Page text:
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Fiscal Transparency and Fiscal Policy Outcomes in OECD Countries

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  • James E. Alt

    (Harvard University)

  • David Dreyer Lassen

    (Economic Policy Research Unit, University of Copenhagen)

Abstract

It is widely believed and often argued that fiscal, or budgetary, transparency has large, positive effects on fiscal performance. However, the evidence linking transparency and fiscal policy outcomes is far from compelling. We present a career-concerns model with political parties to analyze the effects of fiscal transparency on public debt accumulation. To test the predictions of the model, we construct a replicable index of fiscal transparency. Simultaneous estimates of debt and transparency on 19-country OECD data strongly confirm that a higher degree of fiscal transparency is associated with lower public debt and deficits.

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Bibliographic Info

Paper provided by Economic Policy Research Unit (EPRU), University of Copenhagen. Department of Economics in its series EPRU Working Paper Series with number 03-02.

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Length: 43 pages
Date of creation: Feb 2003
Date of revision:
Handle: RePEc:kud:epruwp:03-02

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  1. Jensen, Henrik, 2001. "Optimal degrees of transparency in monetary policymaking," Discussion Paper Series 1: Economic Studies 2001,04, Deutsche Bundesbank, Research Centre.
  2. Alesina, Alberto & Hausmann, Ricardo & Hommes, Rudolf & Stein, Ernesto, 1999. "Budget institutions and fiscal performance in Latin America," Journal of Development Economics, Elsevier, vol. 59(2), pages 253-273, August.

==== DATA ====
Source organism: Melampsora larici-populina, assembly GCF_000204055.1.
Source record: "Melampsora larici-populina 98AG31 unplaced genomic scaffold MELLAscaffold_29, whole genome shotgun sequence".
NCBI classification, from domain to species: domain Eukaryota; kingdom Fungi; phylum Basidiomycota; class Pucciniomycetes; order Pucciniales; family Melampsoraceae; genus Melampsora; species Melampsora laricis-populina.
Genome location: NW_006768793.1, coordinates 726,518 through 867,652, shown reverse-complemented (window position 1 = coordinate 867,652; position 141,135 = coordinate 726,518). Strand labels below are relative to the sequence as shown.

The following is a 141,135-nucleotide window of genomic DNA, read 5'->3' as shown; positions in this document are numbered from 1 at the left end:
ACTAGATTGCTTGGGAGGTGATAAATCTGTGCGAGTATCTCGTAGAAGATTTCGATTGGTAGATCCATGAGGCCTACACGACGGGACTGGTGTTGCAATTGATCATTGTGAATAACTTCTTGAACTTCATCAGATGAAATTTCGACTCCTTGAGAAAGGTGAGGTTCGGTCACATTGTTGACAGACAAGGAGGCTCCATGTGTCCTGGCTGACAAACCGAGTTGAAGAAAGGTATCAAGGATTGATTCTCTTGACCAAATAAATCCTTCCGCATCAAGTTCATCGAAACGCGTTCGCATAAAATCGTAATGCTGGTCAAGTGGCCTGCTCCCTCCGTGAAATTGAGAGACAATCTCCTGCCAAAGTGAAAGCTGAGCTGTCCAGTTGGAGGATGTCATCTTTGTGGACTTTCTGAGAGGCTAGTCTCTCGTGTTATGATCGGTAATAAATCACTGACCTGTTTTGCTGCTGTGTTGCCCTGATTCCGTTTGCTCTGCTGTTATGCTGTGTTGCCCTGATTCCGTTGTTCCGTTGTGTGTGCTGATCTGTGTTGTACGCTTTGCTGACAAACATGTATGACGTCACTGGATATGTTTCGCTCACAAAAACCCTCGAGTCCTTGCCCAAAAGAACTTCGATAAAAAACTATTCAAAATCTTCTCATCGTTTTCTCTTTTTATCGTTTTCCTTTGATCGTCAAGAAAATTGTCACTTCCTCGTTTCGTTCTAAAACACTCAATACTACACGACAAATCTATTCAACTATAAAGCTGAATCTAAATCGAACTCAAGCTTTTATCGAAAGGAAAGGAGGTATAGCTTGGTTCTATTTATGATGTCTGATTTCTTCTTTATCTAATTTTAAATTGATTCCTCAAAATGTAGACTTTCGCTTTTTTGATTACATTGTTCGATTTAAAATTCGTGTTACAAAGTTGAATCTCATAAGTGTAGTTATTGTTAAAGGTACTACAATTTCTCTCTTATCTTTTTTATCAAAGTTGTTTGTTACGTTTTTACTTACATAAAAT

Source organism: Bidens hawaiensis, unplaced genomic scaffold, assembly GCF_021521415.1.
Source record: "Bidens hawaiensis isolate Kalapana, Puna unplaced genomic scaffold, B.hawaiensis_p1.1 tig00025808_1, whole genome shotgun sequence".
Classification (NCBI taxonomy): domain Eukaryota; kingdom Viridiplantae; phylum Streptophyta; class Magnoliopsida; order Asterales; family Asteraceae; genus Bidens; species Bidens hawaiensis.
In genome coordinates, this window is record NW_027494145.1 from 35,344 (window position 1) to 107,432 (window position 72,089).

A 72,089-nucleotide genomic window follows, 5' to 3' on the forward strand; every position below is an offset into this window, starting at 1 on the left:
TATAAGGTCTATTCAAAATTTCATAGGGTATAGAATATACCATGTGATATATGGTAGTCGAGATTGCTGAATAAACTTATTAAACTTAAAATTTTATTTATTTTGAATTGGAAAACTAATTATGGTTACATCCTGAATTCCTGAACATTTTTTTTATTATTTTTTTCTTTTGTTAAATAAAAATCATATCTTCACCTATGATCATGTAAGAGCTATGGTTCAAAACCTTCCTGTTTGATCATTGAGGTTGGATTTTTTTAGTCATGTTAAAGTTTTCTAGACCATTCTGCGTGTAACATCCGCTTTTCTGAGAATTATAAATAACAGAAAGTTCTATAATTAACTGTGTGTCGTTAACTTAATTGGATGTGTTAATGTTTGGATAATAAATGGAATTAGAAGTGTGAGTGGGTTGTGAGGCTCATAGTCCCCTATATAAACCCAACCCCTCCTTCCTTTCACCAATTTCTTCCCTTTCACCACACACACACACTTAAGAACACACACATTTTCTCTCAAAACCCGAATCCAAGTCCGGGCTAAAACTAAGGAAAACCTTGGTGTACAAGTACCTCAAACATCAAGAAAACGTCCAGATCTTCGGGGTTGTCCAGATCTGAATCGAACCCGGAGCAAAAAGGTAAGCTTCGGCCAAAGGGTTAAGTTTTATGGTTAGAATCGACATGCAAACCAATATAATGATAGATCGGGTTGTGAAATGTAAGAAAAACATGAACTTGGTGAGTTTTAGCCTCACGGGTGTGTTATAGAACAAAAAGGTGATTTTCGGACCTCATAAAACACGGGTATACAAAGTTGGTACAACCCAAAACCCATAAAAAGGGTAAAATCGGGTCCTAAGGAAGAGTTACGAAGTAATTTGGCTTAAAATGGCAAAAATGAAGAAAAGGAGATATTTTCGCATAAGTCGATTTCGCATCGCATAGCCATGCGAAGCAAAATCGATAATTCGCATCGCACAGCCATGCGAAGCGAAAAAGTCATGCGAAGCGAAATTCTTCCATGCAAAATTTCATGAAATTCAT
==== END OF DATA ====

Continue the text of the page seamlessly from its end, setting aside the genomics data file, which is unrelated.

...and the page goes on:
3. Faust, J. & Svensson, L.E.O., 1998. "Transparency and Credibility: Monetary Policy with Unobservable Goals," Papers 636, Stockholm - International Economic Studies.
  4. F. Andrew Hanssen, 2004. "Is There a Politically Optimal Level of Judicial Independence?," American Economic Review, American Economic Association, vol. 94(3), pages 712-729, June.
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Cited by:
  1. Peter Montiel & Luis Servén, 2006. "Macroeconomic Stability in Developing Countries: How Much Is Enough?," World Bank Research Observer, World Bank Group, vol. 21(2), pages 151-178.
  2. Yongseok Shin & Rachel Glennerster, 2003. "Is Transparency Good for You, and Can the IMF Help?," IMF Working Papers 03/132, International Monetary Fund.
  3. Besley, Timothy & Smart, Michael, 2007. "Fiscal restraints and voter welfare," Journal of Public Economics, Elsevier, vol. 91(3-4), pages 755-773, April.
  4. Emanuele Bracco & Francesco Porcelli & Michela Redoano, 2013. "Political Competition, Tax Salience and Accountability: Theory and Some Evidence from Italy," CESifo Working Paper Series 4167, CESifo Group Munich.
  5. Andrew Tiffin & Christian B. Mulder & Charalambos Christofides, 2003. "The Link Between Adherence to International Standards of Good Practice, Foreign Exchange Spreads, and Ratings," IMF Working Papers 03/74, International Monetary Fund.
  6. International Monetary Fund, 2005. "Fiscal Transparency and Economic Outcomes," IMF Working Papers 05/225, International Monetary Fund.
  7. Massimo Bordignon & Santino Piazza, 2010. "Who do you Blame in Local Finance? An Analysis of Municipal Financing in Italy," CESifo Working Paper Series 3100, CESifo Group Munich.
  8. Sophia Gollwitzer, . "Budget Institutions and Fiscal Performance in Africa," Discussion Papers 10/02, University of Nottingham, CREDIT.
  9. Amoroso Nicolás, 2008. "Transparency and Numeric Rules in the Budgeting Process: Theory and Evidence," Working Papers 2008-13, Banco de México.

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